Novak's other contention is that the Department did not properly consider the mitigating evidence presented by him at the June 24, 1985, hearing. Under Section 639 of the Insurance Department Act of 1921 (Act), Act of May 17, 1921, P.L. 789, as amended, 40 P.S. § 279, the Commissioner is required to give consideration to any mitigating circumstances in an insurance license revocation proceeding. Specifically, Novak argues that the lack of a statement or notation in the Department's adjudication

[ 106 Pa. Commw. Page 238]

    to the effect that mitigating circumstances were considered compels the conclusion that they were, in fact, not considered. In so arguing, Novak relies upon our decision in Romano v. Insurance Commissioner, 45 Pa. Commonwealth Ct. 19, 404 A.2d 758 (1979), wherein this Court held that the Commissioner had given sufficient consideration to the mitigating circumstances presented by the petitioner where those circumstances were specifically noted in the Commissioner's adjudication. The lack of such a notation in the Department's adjudication here, Novak argues, indicates that the mitigating circumstances were not sufficiently considered. We respectfully disagree.

While the notation of mitigating circumstances in an adjudication is sufficient to show that they were duly considered under Section 639, we are not willing to hold that the lack of such a notation is tantamount to a finding that such circumstances were not sufficiently considered. Thus, the mere absence of a statement or notation of mitigating circumstances in an adjudication does not raise a presumption that they were not sufficiently considered. In our more recent decision in Corley v. Pennsylvania Board of Probation and Parole, 83 Pa. Commonwealth Ct. 529, 478 A.2d 146 (1984), we held that the Parole Board's failure to note or otherwise mention in a parole revocation order the mitigating circumstances presented by the parolee did not imply that the Parole Board failed to consider that evidence. While a parole revocation order is not an "adjudication" under Section 101 of the Administrative Agency Law, 2 Pa. C.S. § 101, the rationale is nevertheless applicable to the case at bar. We duly note that the Department did give some credence to Novak's mitigating circumstances as evidenced by its conclusion that a monetary fine would be inappropriate under the circumstances presented by this case.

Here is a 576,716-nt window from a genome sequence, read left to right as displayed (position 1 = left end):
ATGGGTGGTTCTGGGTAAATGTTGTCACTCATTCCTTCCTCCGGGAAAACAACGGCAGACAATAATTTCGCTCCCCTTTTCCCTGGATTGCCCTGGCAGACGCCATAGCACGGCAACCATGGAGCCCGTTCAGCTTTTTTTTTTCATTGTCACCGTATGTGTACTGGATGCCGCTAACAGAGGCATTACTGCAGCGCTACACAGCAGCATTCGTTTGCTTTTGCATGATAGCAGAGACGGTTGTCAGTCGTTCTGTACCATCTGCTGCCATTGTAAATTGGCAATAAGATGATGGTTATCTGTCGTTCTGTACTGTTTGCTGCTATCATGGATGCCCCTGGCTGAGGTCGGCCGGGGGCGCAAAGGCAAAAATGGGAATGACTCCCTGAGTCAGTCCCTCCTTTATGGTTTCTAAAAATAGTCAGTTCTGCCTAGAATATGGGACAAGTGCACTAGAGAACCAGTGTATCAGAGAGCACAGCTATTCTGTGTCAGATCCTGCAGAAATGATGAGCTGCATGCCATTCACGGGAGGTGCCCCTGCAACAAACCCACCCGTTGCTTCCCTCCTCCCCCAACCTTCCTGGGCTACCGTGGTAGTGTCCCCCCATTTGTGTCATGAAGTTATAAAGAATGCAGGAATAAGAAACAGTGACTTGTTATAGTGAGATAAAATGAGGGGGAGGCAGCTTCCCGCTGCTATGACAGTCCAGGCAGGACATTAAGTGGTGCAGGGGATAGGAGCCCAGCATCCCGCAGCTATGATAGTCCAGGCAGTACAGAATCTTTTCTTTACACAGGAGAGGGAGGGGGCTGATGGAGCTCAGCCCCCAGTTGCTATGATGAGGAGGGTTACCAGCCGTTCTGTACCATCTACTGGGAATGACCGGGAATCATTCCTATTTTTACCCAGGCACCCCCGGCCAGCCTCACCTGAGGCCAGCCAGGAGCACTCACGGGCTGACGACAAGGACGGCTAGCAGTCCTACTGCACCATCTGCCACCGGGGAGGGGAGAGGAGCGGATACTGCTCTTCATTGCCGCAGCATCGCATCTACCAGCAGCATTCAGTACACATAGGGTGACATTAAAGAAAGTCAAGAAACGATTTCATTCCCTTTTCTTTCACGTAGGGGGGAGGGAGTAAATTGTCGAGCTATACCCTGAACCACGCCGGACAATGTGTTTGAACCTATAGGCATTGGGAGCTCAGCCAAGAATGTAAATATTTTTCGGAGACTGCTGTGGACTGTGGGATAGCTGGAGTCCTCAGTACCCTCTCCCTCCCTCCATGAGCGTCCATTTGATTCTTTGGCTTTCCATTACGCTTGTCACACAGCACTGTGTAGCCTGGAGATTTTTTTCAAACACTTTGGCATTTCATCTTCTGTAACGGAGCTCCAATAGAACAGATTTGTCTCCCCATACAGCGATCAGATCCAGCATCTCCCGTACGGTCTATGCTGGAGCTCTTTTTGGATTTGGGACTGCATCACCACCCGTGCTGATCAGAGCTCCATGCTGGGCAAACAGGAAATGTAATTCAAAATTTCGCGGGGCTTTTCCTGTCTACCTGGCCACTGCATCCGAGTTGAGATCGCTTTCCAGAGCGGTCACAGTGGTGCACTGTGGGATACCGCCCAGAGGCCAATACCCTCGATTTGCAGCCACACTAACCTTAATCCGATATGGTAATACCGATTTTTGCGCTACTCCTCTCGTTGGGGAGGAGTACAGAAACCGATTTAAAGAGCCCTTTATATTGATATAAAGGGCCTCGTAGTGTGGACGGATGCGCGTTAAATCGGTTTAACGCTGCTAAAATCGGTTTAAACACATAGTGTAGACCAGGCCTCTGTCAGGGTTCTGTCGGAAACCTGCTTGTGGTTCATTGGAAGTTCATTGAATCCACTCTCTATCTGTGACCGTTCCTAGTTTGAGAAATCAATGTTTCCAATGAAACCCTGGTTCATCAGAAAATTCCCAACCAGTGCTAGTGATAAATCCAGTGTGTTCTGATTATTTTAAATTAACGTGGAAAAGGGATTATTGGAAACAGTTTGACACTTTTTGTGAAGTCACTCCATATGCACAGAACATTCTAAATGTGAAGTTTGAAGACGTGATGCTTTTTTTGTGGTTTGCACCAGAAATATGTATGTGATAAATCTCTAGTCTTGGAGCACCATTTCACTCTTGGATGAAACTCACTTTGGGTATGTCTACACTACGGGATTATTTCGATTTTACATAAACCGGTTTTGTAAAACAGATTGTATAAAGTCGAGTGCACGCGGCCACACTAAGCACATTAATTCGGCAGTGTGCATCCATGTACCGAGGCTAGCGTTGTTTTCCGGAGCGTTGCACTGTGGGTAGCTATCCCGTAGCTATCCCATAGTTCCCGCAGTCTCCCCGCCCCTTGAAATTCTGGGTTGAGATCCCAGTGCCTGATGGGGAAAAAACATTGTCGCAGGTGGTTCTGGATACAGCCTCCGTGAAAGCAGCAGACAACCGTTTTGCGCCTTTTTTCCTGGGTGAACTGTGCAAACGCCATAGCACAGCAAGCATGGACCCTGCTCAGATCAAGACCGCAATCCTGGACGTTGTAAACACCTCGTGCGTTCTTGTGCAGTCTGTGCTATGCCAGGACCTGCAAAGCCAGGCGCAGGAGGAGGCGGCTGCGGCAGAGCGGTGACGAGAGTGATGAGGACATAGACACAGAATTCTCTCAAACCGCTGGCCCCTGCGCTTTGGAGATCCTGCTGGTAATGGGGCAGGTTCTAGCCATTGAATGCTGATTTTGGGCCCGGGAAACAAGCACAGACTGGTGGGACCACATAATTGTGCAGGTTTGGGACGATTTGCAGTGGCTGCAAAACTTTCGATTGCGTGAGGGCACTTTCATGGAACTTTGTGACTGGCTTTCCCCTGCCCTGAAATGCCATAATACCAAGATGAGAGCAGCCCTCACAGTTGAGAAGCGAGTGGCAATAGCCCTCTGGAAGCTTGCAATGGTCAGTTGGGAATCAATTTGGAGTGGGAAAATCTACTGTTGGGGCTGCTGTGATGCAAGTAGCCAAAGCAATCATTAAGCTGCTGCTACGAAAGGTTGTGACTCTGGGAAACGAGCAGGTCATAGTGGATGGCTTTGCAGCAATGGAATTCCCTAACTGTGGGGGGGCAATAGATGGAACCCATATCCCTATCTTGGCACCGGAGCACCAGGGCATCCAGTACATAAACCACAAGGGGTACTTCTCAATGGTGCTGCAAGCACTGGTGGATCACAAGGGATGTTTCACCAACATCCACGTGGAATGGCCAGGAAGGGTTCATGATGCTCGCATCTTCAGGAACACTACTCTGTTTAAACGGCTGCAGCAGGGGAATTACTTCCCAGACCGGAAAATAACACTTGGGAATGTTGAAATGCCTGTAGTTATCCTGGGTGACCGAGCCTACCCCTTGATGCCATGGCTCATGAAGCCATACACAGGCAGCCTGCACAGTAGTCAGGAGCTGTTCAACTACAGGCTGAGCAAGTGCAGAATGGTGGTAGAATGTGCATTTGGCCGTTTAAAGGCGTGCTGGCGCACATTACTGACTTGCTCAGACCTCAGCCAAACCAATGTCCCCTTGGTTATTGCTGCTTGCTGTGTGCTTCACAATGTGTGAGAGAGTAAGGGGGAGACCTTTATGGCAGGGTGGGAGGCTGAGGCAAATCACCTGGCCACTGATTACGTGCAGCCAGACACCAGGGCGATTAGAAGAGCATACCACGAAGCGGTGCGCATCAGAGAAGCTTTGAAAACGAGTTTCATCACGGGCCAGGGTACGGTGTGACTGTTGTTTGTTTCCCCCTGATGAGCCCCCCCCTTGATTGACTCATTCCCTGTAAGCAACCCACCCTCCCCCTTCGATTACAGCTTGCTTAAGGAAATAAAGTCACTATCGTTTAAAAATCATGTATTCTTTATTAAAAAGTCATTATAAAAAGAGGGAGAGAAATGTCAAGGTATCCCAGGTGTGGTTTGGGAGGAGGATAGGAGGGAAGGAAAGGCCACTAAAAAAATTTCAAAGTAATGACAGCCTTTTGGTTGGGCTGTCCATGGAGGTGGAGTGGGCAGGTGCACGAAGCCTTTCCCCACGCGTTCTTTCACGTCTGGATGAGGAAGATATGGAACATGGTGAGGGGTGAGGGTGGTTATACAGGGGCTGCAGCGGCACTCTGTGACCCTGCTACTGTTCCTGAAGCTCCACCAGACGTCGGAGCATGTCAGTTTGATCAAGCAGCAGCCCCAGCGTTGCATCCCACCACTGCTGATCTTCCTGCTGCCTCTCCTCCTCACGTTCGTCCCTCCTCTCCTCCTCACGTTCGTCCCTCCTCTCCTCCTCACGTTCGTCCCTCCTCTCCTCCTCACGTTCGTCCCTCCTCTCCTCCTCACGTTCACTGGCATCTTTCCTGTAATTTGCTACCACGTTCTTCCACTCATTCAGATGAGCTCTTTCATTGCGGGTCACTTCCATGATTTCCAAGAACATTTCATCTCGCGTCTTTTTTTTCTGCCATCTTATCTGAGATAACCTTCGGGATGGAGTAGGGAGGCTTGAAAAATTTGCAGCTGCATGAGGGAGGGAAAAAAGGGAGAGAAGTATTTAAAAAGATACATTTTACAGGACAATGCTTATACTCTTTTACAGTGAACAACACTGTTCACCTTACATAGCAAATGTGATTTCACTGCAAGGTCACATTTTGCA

[ 106 Pa. Commw. Page 239]